Ideas, tangible plans most important elements in races
Published 6:44 am Saturday, May 19, 2018
Regardless of which political party they belong to, every single candidate seeking local office has one thing in common: They love Danville and Boyle County.
That message is in their ads, on their websites, central in most of the public comments they make and pretty much the foundation of their entire political platforms.
Love for the community and passion is certainly important but many are making a mistake by citing this as one of the top reasons why they should be put into office.
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Why? Because it does nothing to differentiate one candidate from another or outline what someone’s specific skill set brings to the table.
And, at the end of the day, love for your hometown or adopted home is simply not enough.
Once you’ve accepted that all the candidates truly do love their community, it becomes much easier to vote for the best candidate rather than the one you know or the most popular.
Voters should support candidates who offer tangible ideas and realistic strategies.
It simply isn’t enough to say, “I love our community” or “I’m going to work to stop the drug problem.“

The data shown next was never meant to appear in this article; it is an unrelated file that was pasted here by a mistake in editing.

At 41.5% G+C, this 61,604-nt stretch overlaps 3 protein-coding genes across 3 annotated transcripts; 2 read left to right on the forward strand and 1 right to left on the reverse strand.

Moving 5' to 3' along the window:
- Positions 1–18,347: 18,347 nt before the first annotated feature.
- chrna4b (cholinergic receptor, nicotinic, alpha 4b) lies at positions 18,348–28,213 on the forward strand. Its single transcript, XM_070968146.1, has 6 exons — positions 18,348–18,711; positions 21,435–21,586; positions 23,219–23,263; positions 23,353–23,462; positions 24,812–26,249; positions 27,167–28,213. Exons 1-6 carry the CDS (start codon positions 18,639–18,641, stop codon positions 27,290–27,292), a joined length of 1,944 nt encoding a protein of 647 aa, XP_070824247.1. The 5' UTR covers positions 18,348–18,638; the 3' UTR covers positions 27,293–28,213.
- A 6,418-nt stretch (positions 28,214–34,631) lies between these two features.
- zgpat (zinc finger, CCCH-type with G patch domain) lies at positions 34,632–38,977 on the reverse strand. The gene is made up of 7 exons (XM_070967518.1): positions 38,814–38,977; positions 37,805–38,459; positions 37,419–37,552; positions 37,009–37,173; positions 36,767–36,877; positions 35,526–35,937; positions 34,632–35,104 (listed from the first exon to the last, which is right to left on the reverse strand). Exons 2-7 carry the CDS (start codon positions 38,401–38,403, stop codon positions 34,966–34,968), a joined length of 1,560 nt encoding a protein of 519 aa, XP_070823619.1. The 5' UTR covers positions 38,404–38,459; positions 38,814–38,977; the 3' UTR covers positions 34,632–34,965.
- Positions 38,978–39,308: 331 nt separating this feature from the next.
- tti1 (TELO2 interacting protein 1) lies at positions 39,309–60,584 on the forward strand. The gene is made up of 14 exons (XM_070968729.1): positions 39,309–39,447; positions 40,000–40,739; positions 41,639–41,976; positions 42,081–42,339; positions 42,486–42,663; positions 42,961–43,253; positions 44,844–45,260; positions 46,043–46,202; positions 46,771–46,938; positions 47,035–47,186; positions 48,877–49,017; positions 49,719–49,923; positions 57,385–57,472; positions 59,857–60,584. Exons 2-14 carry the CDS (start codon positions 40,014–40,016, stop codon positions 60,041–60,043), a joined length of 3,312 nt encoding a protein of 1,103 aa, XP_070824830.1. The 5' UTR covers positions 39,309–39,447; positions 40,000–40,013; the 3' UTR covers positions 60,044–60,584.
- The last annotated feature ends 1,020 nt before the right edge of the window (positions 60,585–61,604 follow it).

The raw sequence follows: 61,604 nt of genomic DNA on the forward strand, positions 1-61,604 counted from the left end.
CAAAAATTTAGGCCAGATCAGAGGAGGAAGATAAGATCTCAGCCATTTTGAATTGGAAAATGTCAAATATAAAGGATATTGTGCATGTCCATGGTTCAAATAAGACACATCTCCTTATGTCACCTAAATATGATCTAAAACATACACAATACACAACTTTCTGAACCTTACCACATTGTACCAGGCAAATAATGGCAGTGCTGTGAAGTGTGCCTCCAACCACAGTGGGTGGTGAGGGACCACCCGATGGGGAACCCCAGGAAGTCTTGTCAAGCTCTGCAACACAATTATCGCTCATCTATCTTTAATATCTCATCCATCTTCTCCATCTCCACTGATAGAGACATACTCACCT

That is the challenge every community in America faces and every candidate for elected offices for those types of positions says we need to get it fixed.
It’s far more difficult to offer a clear solution.
Those who demonstrate a clear understanding of the role which they are running for and offer detailed analysis of how to do it better than their predecessors are the people who you want to support.
Another consideration is this: Who do you want to be the face and spokesperson for your community?
Make no mistake about it — that is exactly what our elected officials are in some capacity or another.
Again, it shouldn’t be a popularity contest, but it certainly helps if those representing our community come across as professional and knowledgeable about what it takes to grow a community.
Many times when prospective developers look at bringing a business to a community, the first people they meet are our elected officials. So in addition to the specific duties of their office, our officials serve as ambassadors for the community within the state and beyond.
That is when that passion and love for the community comes into play. But knowledge and communication are no less important.
We need all our citizens to arm themselves with information and then go to the polls Tuesday to make an informed decision in order to get the best possible candidates on the November ballot.
This concept is the foundation of our democracy and our future.
Michael Caldwell is interim publisher of The Advocate-Messenger and Danville Living magazine. He can be reached at (859) 469-6400 or by email at email@example.com.